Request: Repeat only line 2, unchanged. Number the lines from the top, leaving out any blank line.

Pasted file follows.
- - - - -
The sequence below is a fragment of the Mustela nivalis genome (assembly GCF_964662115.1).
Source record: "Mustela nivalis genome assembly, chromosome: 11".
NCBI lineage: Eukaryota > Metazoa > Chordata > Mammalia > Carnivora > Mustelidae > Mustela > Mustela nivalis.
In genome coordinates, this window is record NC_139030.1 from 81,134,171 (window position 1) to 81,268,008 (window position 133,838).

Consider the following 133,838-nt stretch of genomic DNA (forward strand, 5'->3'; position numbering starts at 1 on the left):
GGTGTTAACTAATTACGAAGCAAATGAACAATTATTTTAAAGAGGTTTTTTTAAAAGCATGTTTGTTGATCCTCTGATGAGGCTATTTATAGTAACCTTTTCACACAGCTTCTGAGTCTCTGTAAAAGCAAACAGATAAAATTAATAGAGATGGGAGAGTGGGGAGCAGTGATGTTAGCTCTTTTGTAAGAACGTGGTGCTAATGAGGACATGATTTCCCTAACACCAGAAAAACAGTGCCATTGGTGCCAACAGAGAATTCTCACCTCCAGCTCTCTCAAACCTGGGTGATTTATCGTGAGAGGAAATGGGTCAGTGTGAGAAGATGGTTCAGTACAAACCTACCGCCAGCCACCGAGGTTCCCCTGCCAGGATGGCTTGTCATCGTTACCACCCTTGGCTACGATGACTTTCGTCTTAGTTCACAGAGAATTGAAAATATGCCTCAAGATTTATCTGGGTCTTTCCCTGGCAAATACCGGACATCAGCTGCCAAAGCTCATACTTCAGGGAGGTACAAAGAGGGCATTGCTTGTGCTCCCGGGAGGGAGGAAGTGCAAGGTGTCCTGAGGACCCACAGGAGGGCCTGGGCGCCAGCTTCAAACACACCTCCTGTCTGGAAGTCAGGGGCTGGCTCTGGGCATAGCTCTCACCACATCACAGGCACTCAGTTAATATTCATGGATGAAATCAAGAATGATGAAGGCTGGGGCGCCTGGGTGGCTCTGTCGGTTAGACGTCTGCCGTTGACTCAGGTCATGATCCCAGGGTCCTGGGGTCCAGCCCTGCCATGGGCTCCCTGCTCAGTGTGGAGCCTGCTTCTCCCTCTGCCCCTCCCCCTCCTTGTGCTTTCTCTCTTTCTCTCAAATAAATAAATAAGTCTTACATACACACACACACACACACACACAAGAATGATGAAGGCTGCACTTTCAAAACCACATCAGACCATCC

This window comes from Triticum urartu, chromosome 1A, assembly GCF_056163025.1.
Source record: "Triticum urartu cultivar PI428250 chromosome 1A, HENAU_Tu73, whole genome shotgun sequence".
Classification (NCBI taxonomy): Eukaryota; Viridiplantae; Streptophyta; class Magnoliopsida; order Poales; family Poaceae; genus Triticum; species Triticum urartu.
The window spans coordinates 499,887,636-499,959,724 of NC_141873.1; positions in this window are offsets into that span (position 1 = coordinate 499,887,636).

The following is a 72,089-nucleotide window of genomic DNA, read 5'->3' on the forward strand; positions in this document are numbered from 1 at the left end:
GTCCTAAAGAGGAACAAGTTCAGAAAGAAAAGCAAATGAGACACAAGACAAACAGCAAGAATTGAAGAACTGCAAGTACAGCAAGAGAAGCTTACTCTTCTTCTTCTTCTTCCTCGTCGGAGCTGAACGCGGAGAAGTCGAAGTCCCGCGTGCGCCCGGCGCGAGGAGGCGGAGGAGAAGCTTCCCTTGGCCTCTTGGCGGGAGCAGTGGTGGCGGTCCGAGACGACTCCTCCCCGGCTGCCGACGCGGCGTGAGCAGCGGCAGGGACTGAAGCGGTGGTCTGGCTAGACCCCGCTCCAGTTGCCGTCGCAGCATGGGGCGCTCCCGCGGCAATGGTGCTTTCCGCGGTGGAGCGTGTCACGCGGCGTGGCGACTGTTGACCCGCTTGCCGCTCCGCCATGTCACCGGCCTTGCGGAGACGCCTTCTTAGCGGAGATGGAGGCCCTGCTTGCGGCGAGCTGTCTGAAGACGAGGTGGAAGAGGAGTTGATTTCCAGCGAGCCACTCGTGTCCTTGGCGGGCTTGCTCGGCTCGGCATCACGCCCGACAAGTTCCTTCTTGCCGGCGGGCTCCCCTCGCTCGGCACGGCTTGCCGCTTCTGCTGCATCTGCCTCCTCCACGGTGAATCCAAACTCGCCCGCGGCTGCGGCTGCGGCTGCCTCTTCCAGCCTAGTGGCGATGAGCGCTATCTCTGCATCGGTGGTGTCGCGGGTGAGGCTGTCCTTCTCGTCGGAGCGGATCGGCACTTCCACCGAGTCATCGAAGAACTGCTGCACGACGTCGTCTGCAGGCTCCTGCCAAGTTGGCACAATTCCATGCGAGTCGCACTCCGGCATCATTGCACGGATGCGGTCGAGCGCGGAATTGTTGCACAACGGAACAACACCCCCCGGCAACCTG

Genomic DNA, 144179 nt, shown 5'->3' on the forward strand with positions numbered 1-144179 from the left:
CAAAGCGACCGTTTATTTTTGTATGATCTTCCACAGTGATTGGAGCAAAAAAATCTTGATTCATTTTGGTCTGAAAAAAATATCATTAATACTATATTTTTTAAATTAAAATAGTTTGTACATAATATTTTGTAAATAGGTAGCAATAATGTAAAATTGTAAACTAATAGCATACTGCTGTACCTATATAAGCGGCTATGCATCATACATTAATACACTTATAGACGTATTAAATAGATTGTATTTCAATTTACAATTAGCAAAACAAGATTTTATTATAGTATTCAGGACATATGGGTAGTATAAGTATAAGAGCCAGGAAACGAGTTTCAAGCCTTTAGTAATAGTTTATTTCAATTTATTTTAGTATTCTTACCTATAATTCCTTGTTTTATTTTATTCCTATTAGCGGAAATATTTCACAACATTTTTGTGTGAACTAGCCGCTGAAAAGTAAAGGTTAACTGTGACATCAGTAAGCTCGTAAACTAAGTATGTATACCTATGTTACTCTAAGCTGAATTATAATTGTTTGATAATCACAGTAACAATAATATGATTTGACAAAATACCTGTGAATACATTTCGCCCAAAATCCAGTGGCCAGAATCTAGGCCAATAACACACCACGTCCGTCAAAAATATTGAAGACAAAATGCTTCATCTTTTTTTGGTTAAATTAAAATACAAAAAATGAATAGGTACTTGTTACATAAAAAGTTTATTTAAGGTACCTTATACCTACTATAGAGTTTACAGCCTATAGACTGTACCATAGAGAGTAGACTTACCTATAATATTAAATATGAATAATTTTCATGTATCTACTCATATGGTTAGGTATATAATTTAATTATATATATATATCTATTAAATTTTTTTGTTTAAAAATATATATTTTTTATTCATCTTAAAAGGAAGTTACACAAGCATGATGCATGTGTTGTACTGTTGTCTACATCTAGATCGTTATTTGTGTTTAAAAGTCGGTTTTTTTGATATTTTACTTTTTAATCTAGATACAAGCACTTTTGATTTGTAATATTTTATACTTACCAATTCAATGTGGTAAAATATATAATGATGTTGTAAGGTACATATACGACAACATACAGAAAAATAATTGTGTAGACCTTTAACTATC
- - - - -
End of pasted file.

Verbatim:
Source record: "Mustela nivalis genome assembly, chromosome: 11".